tusk, ivory, Benin Culture, Nigeria, Africa, XVIII c.; a rare ivory tusk from the Kingdom of Benin, finely carved with the figures of warriors, serpents, etc.; the inclusion of the carved figure of the Oba or King, represented with its traditional mudfish, instead of legs, denotes that this was one of the Royal tusks which stood in the great bronze heads on the altar of the Oba's ancestors

Tusk, 1775-1777

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The kings (obas) of the Benin Kingdom and the high-ranking chiefs who served them displayed ivory tusks on altars to honor their ancestors. This tusk was commissioned by Ekeneza in 1775, the year he became ezomo, or military commander, under King Akengbuda (r. 1750–1804). The size of the tusk and complexity of the images, meant to be read from bottom to top, rival altar tusks created for an oba. The intricate carvings that cover the entire surface of the tusk were accomplished by several members of the royal ivory-carvers’ guild, who used small tools to chip, smooth, and scrape away ivory. Motifs include deified kings, courtly women, and important commanders from the past; Portuguese soldiers, identified by their skirts, long hair, and beards; and leopards, elephants, reptiles, and mudfish—all symbolic animals in Benin imagery.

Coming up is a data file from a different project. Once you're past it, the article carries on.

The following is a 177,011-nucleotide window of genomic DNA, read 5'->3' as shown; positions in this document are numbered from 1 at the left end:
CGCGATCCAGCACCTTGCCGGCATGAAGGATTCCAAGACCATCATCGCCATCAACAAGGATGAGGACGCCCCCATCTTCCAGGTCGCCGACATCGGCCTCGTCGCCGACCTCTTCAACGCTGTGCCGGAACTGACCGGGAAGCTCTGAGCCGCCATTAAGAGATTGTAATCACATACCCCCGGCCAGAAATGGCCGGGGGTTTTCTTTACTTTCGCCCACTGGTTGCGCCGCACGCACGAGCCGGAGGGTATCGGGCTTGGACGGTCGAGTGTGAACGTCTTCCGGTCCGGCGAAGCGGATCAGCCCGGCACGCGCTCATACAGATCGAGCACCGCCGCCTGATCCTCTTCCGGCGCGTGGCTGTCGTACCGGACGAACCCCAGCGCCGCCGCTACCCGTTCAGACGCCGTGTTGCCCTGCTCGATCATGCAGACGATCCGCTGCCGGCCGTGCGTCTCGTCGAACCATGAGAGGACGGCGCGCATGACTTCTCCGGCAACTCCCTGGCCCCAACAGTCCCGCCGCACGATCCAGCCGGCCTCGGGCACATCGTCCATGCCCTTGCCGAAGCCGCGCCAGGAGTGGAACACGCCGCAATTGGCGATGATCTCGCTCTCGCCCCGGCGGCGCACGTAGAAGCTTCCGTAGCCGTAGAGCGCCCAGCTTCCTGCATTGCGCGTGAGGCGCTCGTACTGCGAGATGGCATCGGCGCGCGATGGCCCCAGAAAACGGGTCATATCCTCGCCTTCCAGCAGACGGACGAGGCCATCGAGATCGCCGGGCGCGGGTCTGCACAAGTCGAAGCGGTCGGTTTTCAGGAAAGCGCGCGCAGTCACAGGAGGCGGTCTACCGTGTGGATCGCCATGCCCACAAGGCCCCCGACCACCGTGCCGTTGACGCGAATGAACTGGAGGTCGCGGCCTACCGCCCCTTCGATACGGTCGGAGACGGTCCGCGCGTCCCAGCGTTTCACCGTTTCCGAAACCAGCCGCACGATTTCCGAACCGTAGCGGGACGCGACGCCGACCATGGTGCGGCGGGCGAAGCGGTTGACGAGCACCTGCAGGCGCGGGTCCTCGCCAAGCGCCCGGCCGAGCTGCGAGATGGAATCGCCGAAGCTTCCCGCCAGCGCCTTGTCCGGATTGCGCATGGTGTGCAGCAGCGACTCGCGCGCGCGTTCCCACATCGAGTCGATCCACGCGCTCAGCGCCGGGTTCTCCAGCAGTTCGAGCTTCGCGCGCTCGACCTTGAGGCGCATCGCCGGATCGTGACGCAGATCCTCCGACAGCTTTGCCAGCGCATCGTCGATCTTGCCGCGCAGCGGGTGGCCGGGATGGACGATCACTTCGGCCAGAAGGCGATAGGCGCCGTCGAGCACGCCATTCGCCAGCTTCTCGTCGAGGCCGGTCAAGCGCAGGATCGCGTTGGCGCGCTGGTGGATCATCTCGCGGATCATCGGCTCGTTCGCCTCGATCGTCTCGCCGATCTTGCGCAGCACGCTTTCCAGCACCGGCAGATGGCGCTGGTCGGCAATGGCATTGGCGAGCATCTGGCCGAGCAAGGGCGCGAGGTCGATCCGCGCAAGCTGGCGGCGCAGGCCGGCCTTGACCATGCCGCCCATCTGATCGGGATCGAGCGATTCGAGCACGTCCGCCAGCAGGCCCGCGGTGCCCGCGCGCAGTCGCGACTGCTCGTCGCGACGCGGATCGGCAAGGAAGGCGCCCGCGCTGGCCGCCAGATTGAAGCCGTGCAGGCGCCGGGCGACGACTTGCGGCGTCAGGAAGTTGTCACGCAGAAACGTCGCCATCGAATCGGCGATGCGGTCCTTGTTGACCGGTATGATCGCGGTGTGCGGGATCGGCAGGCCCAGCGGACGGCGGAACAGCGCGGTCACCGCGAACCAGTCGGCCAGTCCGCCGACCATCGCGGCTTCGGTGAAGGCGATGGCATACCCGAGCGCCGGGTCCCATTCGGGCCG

Details
Title
Tusk
Role
Artist
Accession Number
56.33
Curator Approved

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tusk, ivory, Benin Culture, Nigeria, Africa, XVIII c.; a rare ivory tusk from the Kingdom of Benin, finely carved with the figures of warriors, serpents, etc.; the inclusion of the carved figure of the Oba or King, represented with its traditional mudfish, instead of legs, denotes that this was one of the Royal tusks which stood in the great bronze heads on the altar of the Oba's ancestors